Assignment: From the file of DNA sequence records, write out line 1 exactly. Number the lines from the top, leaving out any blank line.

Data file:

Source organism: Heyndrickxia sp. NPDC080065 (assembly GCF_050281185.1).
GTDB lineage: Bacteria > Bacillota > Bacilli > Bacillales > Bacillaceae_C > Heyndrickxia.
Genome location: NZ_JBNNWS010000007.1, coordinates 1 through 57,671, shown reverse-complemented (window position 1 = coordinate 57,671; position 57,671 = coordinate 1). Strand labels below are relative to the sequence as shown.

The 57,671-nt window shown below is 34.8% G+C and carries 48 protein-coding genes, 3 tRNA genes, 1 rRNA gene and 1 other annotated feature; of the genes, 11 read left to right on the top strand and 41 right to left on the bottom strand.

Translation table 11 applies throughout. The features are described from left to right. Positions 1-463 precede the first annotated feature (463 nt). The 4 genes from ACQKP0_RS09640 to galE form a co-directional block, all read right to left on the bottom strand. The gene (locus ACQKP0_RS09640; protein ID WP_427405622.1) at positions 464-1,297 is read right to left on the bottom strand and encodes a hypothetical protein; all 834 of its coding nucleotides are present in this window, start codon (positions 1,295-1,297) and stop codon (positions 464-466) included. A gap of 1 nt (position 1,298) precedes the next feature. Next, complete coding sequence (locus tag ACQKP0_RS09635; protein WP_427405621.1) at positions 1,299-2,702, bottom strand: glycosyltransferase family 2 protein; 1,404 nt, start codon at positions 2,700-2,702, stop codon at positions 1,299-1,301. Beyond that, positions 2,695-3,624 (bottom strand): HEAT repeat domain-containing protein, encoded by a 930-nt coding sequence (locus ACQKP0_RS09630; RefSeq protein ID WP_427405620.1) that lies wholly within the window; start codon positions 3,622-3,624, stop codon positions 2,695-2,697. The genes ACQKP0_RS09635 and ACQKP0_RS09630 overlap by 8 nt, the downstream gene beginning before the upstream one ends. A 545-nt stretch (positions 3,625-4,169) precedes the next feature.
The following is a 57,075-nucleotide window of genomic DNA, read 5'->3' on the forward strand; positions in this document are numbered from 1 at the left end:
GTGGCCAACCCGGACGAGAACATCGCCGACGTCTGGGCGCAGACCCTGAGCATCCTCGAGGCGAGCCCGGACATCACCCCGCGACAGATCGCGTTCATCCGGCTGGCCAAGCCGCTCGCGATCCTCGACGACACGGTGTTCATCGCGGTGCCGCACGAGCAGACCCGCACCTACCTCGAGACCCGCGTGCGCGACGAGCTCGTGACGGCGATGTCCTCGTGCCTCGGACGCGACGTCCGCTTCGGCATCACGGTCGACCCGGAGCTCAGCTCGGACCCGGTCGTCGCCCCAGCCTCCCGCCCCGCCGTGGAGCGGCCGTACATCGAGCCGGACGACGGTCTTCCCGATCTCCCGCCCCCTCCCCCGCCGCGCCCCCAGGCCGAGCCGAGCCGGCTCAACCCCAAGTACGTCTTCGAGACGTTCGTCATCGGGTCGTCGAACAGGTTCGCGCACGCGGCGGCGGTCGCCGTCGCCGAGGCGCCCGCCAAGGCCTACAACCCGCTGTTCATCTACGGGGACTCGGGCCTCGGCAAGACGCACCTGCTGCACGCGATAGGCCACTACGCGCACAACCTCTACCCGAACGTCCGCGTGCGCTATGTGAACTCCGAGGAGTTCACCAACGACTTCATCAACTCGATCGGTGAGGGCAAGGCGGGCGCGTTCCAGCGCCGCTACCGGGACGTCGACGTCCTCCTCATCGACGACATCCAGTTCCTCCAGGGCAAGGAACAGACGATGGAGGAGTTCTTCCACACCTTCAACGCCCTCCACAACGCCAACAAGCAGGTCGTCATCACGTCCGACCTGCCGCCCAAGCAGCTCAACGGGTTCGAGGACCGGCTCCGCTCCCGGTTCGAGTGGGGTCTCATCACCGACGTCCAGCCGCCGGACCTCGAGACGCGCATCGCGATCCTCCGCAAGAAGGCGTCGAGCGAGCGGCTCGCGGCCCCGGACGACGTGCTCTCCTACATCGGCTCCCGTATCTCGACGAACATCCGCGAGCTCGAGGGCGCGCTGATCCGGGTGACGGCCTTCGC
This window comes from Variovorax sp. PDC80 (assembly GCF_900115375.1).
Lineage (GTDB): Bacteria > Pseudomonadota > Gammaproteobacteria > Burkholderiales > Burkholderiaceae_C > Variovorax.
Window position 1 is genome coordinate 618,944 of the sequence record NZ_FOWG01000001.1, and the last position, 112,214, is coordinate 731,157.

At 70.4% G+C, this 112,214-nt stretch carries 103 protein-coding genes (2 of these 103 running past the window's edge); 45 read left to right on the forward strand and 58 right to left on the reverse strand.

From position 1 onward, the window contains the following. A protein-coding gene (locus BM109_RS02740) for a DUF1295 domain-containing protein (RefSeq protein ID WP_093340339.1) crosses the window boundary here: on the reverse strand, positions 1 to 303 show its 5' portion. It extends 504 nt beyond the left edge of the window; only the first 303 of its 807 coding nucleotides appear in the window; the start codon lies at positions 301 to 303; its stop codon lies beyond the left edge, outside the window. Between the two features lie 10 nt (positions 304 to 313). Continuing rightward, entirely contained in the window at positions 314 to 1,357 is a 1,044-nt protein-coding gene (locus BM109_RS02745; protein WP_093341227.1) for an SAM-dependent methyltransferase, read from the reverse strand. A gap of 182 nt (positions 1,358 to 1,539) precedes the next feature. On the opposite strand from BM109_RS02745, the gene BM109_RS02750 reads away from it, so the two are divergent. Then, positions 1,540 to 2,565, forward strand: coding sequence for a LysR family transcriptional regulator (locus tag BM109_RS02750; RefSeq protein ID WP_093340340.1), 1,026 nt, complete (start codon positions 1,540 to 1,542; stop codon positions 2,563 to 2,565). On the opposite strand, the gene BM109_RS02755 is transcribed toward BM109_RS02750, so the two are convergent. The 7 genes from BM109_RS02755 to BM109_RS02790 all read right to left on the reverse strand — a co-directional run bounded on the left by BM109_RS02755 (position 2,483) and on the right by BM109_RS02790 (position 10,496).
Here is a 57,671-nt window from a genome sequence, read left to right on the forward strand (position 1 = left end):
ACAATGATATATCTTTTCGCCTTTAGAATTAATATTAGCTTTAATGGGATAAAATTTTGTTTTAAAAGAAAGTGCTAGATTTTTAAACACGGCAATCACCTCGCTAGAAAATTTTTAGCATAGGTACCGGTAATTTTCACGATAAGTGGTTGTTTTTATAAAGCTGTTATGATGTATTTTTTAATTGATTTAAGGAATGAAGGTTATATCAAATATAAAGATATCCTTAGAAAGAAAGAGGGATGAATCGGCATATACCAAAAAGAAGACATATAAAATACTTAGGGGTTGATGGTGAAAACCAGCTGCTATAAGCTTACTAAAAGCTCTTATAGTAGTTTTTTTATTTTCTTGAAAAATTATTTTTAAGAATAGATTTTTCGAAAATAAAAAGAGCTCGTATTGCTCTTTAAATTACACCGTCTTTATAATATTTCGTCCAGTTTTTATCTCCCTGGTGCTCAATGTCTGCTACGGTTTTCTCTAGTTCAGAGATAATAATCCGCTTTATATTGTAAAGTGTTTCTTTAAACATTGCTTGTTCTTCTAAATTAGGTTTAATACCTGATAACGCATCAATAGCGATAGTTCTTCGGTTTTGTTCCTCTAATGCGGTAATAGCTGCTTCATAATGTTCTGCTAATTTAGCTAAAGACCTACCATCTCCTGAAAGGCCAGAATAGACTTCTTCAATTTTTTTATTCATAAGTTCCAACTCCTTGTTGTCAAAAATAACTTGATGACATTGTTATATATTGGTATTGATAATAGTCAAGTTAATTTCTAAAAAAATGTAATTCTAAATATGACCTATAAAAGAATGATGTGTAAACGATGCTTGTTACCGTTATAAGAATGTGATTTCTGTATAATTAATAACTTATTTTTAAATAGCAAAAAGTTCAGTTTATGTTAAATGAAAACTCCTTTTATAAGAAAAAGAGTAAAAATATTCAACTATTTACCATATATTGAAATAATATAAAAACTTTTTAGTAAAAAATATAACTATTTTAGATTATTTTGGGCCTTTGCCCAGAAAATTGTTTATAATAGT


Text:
Source organism: Heyndrickxia sp. NPDC080065 (assembly GCF_050281185.1).